One of the disadvantages of modern photo cameras is the flat image sensor that converts light into electric signals. Because of its shape, optics must make up for various aberrations that come to light (excuse the pun). Now scientists at Northwestern University and University of Illinois at Urbana-Champaign have developed technology that allows for building curved sensors and accompanying electronics. The technology one day might come in handy for developing artificial retinas or next generation endoscopic devices.
From a NSF press release:
The technology breakthrough is a novel approach that bypasses a traditional planar sensor of adjacent pixels and instead relies upon an array of pixels interconnected by small wires. Using a flexible, temporary backing, the researchers can form the array into a curved shape and then transfer the array to its permanent location affixed to a glass lens.
Over the last 20 years, many researchers have tried to manufacture such electronic eye systems, but until now, none were able to create a working camera.
“This strategy opens up exciting, new engineering design possibilities by eliminating the two dimensional, planar constraints of conventional, semiconductor wafer-based optoelectronics,” said John Rogers, Flory-Founder Chair Professor of Materials Science and Engineering at University of Illinois at Urbana/Champaign.
While a flat, planar sensor cannot flex without damaging its light-sensitive pixels, the new technology puts the strain on the wires, each flexing as much as 40 percent. Since the wires absorb the strain, the pixels are barely stressed, even when affixed to the retina-shaped housing of the new experimental camera.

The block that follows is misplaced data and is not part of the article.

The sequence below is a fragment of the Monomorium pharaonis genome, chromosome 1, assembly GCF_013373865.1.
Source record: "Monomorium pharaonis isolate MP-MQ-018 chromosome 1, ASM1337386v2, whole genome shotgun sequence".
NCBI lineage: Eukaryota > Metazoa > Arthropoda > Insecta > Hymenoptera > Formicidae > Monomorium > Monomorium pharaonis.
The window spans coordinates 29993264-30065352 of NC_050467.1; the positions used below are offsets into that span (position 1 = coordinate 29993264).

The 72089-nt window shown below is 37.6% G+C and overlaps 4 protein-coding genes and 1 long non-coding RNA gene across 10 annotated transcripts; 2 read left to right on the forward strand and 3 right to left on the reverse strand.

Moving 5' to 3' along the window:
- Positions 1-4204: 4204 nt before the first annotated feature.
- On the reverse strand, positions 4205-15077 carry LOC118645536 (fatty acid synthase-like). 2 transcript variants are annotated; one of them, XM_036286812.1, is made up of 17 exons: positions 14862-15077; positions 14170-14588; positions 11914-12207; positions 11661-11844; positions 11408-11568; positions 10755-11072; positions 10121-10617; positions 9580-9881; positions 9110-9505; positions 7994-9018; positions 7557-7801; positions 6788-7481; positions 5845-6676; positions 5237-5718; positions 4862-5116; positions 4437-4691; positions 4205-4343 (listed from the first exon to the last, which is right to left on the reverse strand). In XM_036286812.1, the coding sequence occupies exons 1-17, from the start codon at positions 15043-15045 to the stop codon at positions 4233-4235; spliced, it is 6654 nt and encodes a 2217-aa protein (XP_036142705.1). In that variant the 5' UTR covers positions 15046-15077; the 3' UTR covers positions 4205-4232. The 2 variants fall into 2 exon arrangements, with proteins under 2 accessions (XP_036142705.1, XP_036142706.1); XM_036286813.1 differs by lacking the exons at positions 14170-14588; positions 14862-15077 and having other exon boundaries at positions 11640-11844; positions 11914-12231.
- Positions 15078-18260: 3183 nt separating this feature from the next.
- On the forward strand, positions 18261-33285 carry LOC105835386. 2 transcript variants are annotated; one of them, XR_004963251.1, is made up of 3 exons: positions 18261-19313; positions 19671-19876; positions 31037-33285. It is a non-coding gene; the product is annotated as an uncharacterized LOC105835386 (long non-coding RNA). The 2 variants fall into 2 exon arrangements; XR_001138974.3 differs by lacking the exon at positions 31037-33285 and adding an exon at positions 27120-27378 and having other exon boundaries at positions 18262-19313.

Conventional digital cameras use planar chips based on rigid, brittle semiconductor wafer substrates that fracture at strains of less than 1 percent.
“Mechanics helps to reduce the stresses and strain in components, and guide and optimize the system design,” said Yonggang Huang, Joseph Cummings Professor of Civil and Environmental Engineering and Mechanical Engineering, Northwestern University, who worked with his team to model the mechanical properties of the design so that it could be manufactured.
The current sensor array includes only 256 pixels, but because the technology is based on established materials and manufacturing processes, the researchers ultimately expect more sophisticated sensors in higher density arrays. The same approaches can be used for nearly any class of semiconductor electronic device for a range of functions such as sensing, actuating and computing.
Videos of John Rogers of the University of Illinois at Urbana-Champaign and Yonggang Huang of Northwestern University describing the workings of the camera…
Abstract in Nature…
Images: Top: Image of the newly developed camera. Side 1: This high magnification scanning electron micrograph shows a small cluster of silicon photodetector pixels and electronics interconnected by arc-shaped ribbons, all on a hemispherical substrate. These interconnects bow upward to accommodate the large mechanical strains needed to transform the planar layouts in which the systems are initially fabricated to the hemispherical geometries needed for implementation in the electronic eye. The image is colorized: pixel elements and interconnects appear gold; the substrate appears light blue. Side 2: Photo of an eye taken using the camera.